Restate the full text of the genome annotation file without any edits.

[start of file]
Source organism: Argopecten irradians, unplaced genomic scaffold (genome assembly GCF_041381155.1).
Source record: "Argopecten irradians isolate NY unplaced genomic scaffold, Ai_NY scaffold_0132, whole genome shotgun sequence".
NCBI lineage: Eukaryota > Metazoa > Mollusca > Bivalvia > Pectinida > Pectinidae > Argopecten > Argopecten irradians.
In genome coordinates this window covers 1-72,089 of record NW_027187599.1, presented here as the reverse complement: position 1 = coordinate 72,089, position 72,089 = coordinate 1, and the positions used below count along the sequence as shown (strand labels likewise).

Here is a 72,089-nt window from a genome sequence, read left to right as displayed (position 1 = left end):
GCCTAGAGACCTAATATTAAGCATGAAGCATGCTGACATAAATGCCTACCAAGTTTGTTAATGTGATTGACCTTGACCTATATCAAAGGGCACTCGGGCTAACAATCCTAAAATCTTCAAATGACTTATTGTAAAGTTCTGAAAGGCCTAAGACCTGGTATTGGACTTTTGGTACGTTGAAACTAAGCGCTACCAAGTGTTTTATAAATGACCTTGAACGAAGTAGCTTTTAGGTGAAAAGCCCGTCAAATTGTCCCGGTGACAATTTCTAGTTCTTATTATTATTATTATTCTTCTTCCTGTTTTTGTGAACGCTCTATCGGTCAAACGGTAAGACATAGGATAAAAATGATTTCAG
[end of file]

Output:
Source organism: Argopecten irradians, unplaced genomic scaffold (genome assembly GCF_041381155.1).
Source record: "Argopecten irradians isolate NY unplaced genomic scaffold, Ai_NY scaffold_0132, whole genome shotgun sequence".
NCBI lineage: Eukaryota > Metazoa > Mollusca > Bivalvia > Pectinida > Pectinidae > Argopecten > Argopecten irradians.
In genome coordinates this window covers 1-72,089 of record NW_027187599.1, presented here as the reverse complement: position 1 = coordinate 72,089, position 72,089 = coordinate 1, and the positions used below count along the sequence as shown (strand labels likewise).

Here is a 72,089-nt window from a genome sequence, read left to right as displayed (position 1 = left end):
GCCTAGAGACCTAATATTAAGCATGAAGCATGCTGACATAAATGCCTACCAAGTTTGTTAATGTGATTGACCTTGACCTATATCAAAGGGCACTCGGGCTAACAATCCTAAAATCTTCAAATGACTTATTGTAAAGTTCTGAAAGGCCTAAGACCTGGTATTGGACTTTTGGTACGTTGAAACTAAGCGCTACCAAGTGTTTTATAAATGACCTTGAACGAAGTAGCTTTTAGGTGAAAAGCCCGTCAAATTGTCCCGGTGACAATTTCTAGTTCTTATTATTATTATTATTCTTCTTCCTGTTTTTGTGAACGCTCTATCGGTCAAACGGTAAGACATAGGATAAAAATGATTTCAG